The mere thought of the Saudis emerging from the conflict in Syria strengthened in the region rather than weakened is a sobering one. In fact, no greater injustice could there be than this when we consider what Syria and its people have suffered during the course of a struggle against the forces of hell in the form of thousands of crazed Salafist-jihadists hell-bent on the genocidal extirpation of the country’s minorities.

Eastern Europe

When it comes to Eastern Europe, the Obama administration’s determination to plough ahead with the deployment of its controversial Aegis missile defense system, which has just gone operational in Romania, proves that the US political and military establishment is not about to give up the unipolarity it has enjoyed over the past three and half decades without a struggle.

As it was after the Second World War so it remains over seven decades on when it comes to US strategy towards Moscow – the establishment of a cordon sanitaire with the objective not only of containing Russia’s military capability but placing its government under the kind of pressure it hopes will strengthen political opposition within the country to Putin and the policy of challenging the accomplished fact of US global hegemony.

Moscow has demonstrated remarkable restraint given the provocation it has been subjected to in recent weeks and months. Specifically, we are talking the increased presence of US navy ships patrolling in the Baltic Sea; NATO military exercises conducted on the Estonian-Russian border with the participation of German troops in the very week Russia held its annual Victory Day celebration, commemorating its triumph over the Nazis in the Second World War; and the prolongation of US and EU economic sanctions over the conflict in eastern Ukraine.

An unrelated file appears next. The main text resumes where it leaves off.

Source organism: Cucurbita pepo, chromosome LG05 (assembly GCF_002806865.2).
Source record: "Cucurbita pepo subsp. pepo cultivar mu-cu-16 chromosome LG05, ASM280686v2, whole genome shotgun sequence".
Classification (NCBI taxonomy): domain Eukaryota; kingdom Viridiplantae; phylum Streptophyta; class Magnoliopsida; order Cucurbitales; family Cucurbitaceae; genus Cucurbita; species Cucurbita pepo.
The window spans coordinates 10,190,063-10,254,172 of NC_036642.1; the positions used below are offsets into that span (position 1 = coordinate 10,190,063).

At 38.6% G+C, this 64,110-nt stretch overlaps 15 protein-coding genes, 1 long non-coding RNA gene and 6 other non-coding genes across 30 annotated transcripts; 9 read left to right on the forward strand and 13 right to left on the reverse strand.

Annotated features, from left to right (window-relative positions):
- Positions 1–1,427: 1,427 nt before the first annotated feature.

China’s security threatened by Thaad deployment

Washington also plans to deploy its Thaad anti-ballistic missile system in South Korea, ostensibly to meet the threat posed by North Korea across its border. However the Thaad system threatens China’s security, with Beijing announcing in response its intention of deploying nuclear-armed subs to patrol the Pacific for the first time in the nation’s history, necessary in order to maintain their nuclear deterrence.

Obama, who completed a week-long tour of various Asian countries in the run up to the meeting of the G7 in Japan, gave a speech in Hanoi during which, referring to the ongoing territorial disputes in the East and South China Seas involving China, Japan, Vietnam, and the Philippines, without even a hint of self reflection had the temerity to declare: “Nations are sovereign and no matter how large or small a nation may be, its territory should be respected.”

Washington is currently engaged in raising the temperature in the Middle East, Eastern Europe and Asia as the Obama presidency limps towards an ignominious close. The objective is neither the spread of freedom nor democracy and human rights. The objective is solidifying an empire in the name of US exceptionalism.

It is a cause worthy of defeat.

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John Wight is the author of a politically incorrect and irreverent Hollywood memoir – Dreams That Die – published by Zero Books. He’s also written five novels, which are available as Kindle eBooks. You can follow him on Twitter at @JohnWight1